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First, Do No Harm: Progressive Education in a Time of Existential Risk

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First Do No Harm: Progressive Education in a Time of Existential Risk develops a comprehensive argument for the importance of progressive education in light of the world's increasingly severe challenges. Current educational practices, particularly in the United States, instill conformity and compliance at a time when authority must be challenged, skepticism must thrive and First Do No Harm: Progressive Education in a Time of Existential Risk develops a comprehensive argument for the importance of progressive education in light of the world's increasingly severe challenges. Current educational practices, particularly in the United States, instill conformity and compliance at a time when authority must be challenged, skepticism must thrive and our students must be imaginative, creative, empathic and passionately alive. Steve Nelson traces the origins of progressive education and cites the rich history and inarguable science behind progressive practices. He argues that a traditional or conventional approach to education has dominated as a matter of political expediency, not good practice, and he provides an unsparing critique of current policy and practice, particularly the excesses of contemporary education reform. Using anecdotes from his many years as an educational leader, he makes the case in an engaging, colorful and accessible style. In the final chapter, Nelson offers a Bill of Educational Rights, hoping teachers, parents and all citizens will demand a more joyful, constructive and loving education for the children in their care.


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First Do No Harm: Progressive Education in a Time of Existential Risk develops a comprehensive argument for the importance of progressive education in light of the world's increasingly severe challenges. Current educational practices, particularly in the United States, instill conformity and compliance at a time when authority must be challenged, skepticism must thrive and First Do No Harm: Progressive Education in a Time of Existential Risk develops a comprehensive argument for the importance of progressive education in light of the world's increasingly severe challenges. Current educational practices, particularly in the United States, instill conformity and compliance at a time when authority must be challenged, skepticism must thrive and our students must be imaginative, creative, empathic and passionately alive. Steve Nelson traces the origins of progressive education and cites the rich history and inarguable science behind progressive practices. He argues that a traditional or conventional approach to education has dominated as a matter of political expediency, not good practice, and he provides an unsparing critique of current policy and practice, particularly the excesses of contemporary education reform. Using anecdotes from his many years as an educational leader, he makes the case in an engaging, colorful and accessible style. In the final chapter, Nelson offers a Bill of Educational Rights, hoping teachers, parents and all citizens will demand a more joyful, constructive and loving education for the children in their care.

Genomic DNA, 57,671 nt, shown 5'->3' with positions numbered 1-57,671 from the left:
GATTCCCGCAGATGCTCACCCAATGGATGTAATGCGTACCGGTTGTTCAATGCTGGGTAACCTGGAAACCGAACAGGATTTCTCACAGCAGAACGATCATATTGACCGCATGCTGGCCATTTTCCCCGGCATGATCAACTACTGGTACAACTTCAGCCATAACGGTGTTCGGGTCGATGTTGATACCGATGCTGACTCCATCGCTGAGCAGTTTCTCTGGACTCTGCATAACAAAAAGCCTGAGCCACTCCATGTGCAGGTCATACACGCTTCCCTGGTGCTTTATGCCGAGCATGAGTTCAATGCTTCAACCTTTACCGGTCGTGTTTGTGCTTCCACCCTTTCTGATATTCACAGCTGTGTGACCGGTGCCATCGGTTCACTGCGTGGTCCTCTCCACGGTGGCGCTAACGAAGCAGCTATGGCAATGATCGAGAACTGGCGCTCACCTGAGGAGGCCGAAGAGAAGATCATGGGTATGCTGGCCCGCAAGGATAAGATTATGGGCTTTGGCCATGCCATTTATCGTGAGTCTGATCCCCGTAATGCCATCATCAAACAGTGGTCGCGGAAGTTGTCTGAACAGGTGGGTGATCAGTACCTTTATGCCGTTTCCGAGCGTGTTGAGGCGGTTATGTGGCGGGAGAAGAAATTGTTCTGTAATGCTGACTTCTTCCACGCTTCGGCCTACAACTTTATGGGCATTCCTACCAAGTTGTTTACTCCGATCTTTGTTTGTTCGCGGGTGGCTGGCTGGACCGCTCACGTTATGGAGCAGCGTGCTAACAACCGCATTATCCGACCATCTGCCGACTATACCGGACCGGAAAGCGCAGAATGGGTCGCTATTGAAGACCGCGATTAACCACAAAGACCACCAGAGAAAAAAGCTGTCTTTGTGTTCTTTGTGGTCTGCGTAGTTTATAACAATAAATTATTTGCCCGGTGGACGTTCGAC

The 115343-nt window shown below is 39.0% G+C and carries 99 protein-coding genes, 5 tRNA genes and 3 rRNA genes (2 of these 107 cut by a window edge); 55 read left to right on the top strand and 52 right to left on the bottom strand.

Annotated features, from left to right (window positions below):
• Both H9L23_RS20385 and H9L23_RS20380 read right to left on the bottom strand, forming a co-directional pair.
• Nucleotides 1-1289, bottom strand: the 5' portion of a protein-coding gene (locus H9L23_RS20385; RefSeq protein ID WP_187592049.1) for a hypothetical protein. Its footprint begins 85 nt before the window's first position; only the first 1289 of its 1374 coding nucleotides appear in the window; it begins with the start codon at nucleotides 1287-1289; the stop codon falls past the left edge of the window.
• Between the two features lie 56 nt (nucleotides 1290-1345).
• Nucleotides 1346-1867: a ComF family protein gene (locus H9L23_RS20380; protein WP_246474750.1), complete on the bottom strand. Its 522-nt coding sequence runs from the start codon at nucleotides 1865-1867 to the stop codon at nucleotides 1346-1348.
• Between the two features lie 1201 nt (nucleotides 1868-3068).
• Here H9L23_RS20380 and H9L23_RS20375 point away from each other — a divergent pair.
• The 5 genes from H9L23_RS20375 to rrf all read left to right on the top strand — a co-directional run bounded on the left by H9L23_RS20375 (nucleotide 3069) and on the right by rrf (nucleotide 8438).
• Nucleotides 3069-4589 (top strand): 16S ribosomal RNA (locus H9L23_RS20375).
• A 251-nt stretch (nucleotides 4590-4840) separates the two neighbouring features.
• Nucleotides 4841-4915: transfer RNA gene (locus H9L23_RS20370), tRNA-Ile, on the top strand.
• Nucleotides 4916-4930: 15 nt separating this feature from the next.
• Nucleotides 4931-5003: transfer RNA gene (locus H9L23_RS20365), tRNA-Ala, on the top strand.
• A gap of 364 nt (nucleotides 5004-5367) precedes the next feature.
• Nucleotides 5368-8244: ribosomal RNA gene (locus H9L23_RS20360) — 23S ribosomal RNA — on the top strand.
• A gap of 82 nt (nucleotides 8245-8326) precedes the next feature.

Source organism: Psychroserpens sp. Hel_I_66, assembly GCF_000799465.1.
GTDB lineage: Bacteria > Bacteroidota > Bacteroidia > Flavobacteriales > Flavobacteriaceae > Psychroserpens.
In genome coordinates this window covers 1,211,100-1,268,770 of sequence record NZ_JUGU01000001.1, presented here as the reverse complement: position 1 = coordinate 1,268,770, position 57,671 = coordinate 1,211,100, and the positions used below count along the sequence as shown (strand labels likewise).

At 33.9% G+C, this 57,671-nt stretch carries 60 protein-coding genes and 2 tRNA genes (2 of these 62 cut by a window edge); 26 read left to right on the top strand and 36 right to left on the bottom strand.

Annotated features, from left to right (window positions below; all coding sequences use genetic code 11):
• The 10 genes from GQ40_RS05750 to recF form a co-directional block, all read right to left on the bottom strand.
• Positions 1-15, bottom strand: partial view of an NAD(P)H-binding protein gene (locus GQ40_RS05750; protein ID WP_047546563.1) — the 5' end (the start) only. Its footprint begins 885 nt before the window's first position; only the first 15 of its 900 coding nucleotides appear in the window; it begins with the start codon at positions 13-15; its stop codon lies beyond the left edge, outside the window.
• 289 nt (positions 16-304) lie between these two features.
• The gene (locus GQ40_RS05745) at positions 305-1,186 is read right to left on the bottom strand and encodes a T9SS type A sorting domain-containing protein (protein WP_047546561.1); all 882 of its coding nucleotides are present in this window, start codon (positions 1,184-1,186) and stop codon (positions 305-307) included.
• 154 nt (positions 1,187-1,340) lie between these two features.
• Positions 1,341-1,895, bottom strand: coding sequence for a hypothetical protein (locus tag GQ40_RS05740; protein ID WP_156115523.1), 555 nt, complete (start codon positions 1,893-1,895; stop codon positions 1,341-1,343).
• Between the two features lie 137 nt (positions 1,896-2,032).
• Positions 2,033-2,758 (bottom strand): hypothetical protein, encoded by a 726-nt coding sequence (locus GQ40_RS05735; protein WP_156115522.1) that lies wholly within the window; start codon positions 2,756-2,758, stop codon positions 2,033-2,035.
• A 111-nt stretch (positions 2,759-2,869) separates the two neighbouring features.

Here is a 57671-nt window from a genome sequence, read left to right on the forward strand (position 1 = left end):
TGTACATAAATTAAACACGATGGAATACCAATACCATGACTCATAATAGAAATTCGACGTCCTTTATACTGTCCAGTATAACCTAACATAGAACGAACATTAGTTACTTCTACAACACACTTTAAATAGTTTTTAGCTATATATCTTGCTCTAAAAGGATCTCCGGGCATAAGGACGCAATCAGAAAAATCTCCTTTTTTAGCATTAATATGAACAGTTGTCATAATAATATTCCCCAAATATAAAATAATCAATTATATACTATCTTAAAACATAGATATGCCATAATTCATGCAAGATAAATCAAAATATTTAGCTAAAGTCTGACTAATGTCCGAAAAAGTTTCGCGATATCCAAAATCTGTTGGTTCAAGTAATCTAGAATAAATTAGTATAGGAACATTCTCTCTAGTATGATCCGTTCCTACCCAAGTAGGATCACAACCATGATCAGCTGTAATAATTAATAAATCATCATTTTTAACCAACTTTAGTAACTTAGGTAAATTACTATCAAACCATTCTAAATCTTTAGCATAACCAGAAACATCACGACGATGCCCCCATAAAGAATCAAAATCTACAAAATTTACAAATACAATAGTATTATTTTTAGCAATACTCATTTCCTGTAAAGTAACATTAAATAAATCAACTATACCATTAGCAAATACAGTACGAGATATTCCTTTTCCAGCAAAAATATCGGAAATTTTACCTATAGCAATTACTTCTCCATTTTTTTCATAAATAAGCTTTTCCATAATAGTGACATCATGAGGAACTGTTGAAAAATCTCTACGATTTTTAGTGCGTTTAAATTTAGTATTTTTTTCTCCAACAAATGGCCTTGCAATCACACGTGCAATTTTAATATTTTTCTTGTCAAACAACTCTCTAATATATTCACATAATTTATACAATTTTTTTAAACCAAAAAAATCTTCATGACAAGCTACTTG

35 review for First, Do No Harm: Progressive Education in a Time of Existential Risk

  1. 5 out of 5

    Denny Taylor

    Essential reading for every parent, teacher, and policy maker. At a time when public schools have been badly damaged by the virus of corporate education reform, Steve Nelson's First Do No Harm: Public Education in a Time of Existential Risk is the antidote. If we want children to thrive and be actively and enthusiastically engaged in activities and projects that will prepare them to be creative problem solvers in an uncertain and rapidly changing world, then join Matt Damon (who has written the Essential reading for every parent, teacher, and policy maker. At a time when public schools have been badly damaged by the virus of corporate education reform, Steve Nelson's First Do No Harm: Public Education in a Time of Existential Risk is the antidote. If we want children to thrive and be actively and enthusiastically engaged in activities and projects that will prepare them to be creative problem solvers in an uncertain and rapidly changing world, then join Matt Damon (who has written the introduction) and read Steve's brilliant book.

  2. 5 out of 5

    Tracy Jaconette

    Good overview of progressive education, the ideals that define it and why those are important for today's schools.

  3. 5 out of 5

    Aubrey

    It was okay.

  4. 5 out of 5

    David Romero

  5. 5 out of 5

    Anna

  6. 4 out of 5

    Steve Nelson

  7. 4 out of 5

    Jim Byrne

  8. 4 out of 5

    Kevin English

  9. 5 out of 5

    Jazmyne

  10. 5 out of 5

    Micielle

  11. 4 out of 5

    Frederick Rotzien

  12. 4 out of 5

    Kathy Heare Watts

  13. 5 out of 5

    Cheryl Bradley

  14. 5 out of 5

    Melly Mel

  15. 5 out of 5

    Ms. Reader

  16. 4 out of 5

    Joanne

  17. 5 out of 5

    Edgar Connell

  18. 5 out of 5

    Joy Yerkie

  19. 4 out of 5

    V

  20. 5 out of 5

    Amanda

  21. 4 out of 5

    Brittany

  22. 4 out of 5

    Sam

  23. 5 out of 5

    Amber Griffith

  24. 4 out of 5

    Pam Mooney

  25. 4 out of 5

    DEBORAH SHAW

  26. 5 out of 5

    Stacia Chappell

  27. 5 out of 5

    Debee Sue

  28. 4 out of 5

    Chanelle

  29. 4 out of 5

    Tori

  30. 5 out of 5

    Diana

  31. 4 out of 5

    Leland Lee

  32. 4 out of 5

    Brooke

  33. 4 out of 5

    Teresa

  34. 5 out of 5

    Kerry

  35. 5 out of 5

    Pam

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